Peabody is the building, Jack is the dog, and I'm Dean J (she/her, btw).

There are fifteen years of posts here. The search box works well, but please consider the age of the posts when you find them. The college admission process changes over time!

You are welcome to use the comment section anonymously.

Welcome to the blog and thanks for reading!

Wednesday, November 23, 2005

Literature by text message

When I read an essay with less-than-stellar spelling, I'm lenient. Most of us are guilty of relying a little too heavily on the spell checker these days. When I read an essay with grammar errors, I'm a little more worried. Even with today's more lenient grammar rules, there are still plenty of people who aren't writing proper sentences.

I can't help but wonder if tolerating poor spelling and grammar is contributing to the problem. After all, we all grew up using slang, but it wasn't tolerated when speaking to teachers and professors. We knew when to "turn it off". Maybe by allowing students to use poor grammar with us, we're sending them a subtle message that the usage is correct?

Anyway, this can't help the situation...this story comes from a subscription based website, The Chronicle of Higher Education, the newspaper for university administration and faculty.

By The Chronicle of Higher Education / Wired Campus Blog

Are Cliffs Notes too detailed for you? Do texts like Paradise Lost and Wuthering Heights have too many pesky real words and not enough abbreviations? If you answered "yes" to either of those questions, Dot Mobile, a mobile-phone service for British students, has just the thing for you. The company is about to unveil a new service that condenses classic works of fiction -- by turning them into text messages. A precis of Romeo and Juliet, for example, will run just five terse sentences: FeudTween2hses--Montague&Capulet. RomeoM falls_<3w julietc="" mary=""> Secretly Bt R kils J's Coz isbanished. J fakes Death. As Part of Pan2b w/R Bt_leter Bt It Nvr Reachs Him. Evry1confuzd-bothLuvrs Kil Emselves.

Oh dear.

Thursday, November 10, 2005

Stories that should make the front page

It's a little frustrating that the "good news" stories don't always make it to the front page...or even to the 10th page.

The Hook has a cute article about a UVA football player who visits one particular fan in the hospital every week (and calls him when he's on the road). What a great kid! We need to showcase more of these sorts of stories.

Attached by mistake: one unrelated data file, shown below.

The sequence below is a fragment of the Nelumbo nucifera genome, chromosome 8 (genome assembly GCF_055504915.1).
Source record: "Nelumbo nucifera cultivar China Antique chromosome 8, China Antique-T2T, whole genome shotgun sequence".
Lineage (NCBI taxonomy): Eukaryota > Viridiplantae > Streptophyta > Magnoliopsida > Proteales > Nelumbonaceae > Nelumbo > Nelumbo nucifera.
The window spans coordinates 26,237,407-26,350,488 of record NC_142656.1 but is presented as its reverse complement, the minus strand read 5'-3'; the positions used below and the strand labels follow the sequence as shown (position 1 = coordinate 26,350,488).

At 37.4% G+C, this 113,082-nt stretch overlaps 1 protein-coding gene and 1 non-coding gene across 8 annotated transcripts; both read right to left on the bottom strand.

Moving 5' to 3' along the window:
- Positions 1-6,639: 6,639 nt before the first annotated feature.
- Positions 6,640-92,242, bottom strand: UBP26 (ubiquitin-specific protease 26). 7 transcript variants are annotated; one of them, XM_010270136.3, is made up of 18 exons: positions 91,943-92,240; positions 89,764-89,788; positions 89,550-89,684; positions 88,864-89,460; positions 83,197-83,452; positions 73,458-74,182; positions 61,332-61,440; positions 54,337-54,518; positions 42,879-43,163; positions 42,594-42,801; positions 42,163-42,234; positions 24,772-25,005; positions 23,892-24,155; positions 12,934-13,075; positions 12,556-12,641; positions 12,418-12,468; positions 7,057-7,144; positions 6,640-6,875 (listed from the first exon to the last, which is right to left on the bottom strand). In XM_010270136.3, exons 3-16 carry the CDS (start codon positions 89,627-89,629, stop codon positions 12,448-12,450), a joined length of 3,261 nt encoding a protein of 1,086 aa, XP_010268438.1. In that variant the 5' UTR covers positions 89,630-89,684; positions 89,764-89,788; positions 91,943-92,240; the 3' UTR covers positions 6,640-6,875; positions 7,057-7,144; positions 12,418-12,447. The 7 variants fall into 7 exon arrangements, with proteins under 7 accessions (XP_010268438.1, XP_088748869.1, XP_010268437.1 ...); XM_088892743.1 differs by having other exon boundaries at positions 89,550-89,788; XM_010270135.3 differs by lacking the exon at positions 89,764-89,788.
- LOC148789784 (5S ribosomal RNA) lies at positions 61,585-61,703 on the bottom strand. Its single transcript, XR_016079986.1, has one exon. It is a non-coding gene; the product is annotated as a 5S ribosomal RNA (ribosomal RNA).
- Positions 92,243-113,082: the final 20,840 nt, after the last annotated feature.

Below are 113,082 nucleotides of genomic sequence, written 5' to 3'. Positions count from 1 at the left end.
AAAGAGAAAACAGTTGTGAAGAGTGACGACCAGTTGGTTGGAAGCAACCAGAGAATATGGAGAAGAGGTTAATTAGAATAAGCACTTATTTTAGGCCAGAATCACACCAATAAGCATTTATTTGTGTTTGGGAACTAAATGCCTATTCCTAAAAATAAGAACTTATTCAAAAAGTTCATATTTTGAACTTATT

Wednesday, October 26, 2005

One day, years ago, my brother called home from his apartment at Boston College to tell us that he was watching students jumping on the goal posts at Alumni Stadium. BC had just upset their rival, Notre Dame, in South Bend with a last minute field goal kicked by a walk-on named Dave Gordon. The mob got the posts down, carried them out of the stadium, and deposited them in the backyard of Gordon's "mod".

Thus started a tradition at Boston College that I would later see whenever hockey, basketball or football teams pulled off a major upset. When Alumni Stadium was renovated, enclosing it, students started gathering on the practice field for this ritual.

As a Hall Director back then, I was disturbed to see my otherwise conscientious, proud BC kids turn into a mob intent on destroying their own campus. I'm all for a good celebration, but ripping up a field and pulling down goal posts is an extremely different matter. Why ruin the playing field? Why act in a such a way that hurts the program (and the school) physically and financially? I never got it.

Last weekend, a student in Missouri died when fans rushed their football field and brought the goal posts down.
"It was maybe the most exciting game we've had on that field in my memory," said Athletic Director Mark Fohl. "It was very exciting and then, very quiet."-USAToday, 10/22/2005
The weekend prior, some students at UVA rushed to Harrison Field after the football team defeated Florida State. They were later scolded in an email from the Athletic Director. While the letter isn't exactly what I would have sent (the field is for those who "have earned the right" to be there), I agree with the overall message. Some, like this third year student, don't.

Storming the field, as well as bringing down the goalposts, is a time-honored tradition in college football, and one that ought to be allowed to continue.
Let's hope that the athletic department makes the right choice and allows Virginia fans to appropriately celebrate the Wahoos' next big win in the right place: the center of Harrison Field. -Cavalier Daily, 10/26/2005

Wednesday, August 31, 2005

Feeling less helpless...UVA's response to Hurricane Katrina

All day long, I kept MS-NBC streaming at work, listening to what was happening down on the Gulf Coast. Just a few months ago, I was scurrying around NOLA with my friends during JazzFest, staying up all night (the grids!) and looking for a distant relative's art in antique stores. It was probably one of the best trips I've made in the last few years and I was certain that I'd be returning to NOLA each year for JazzFest. 

Well, now I'm listening to the reporters saying that the Hyatt has no windows, that tourists are holed up in the Sheraton and the Ritz, that the Superdome is in horrible shape. Friends from the area are slowly checking in via text messages because for some reason, cell phones aren't working, but text messaging is. A friend who works as a DJ at a radio station in Baton Rouge has been on the air for 18 hours, comforting callers and also broadcasting pleas for help. When one local hospital was dangerously low on formula, she announced this on the air and Baton Rouge residents, who weren't affected as badly as those near the water, arrived with supplies within an hour.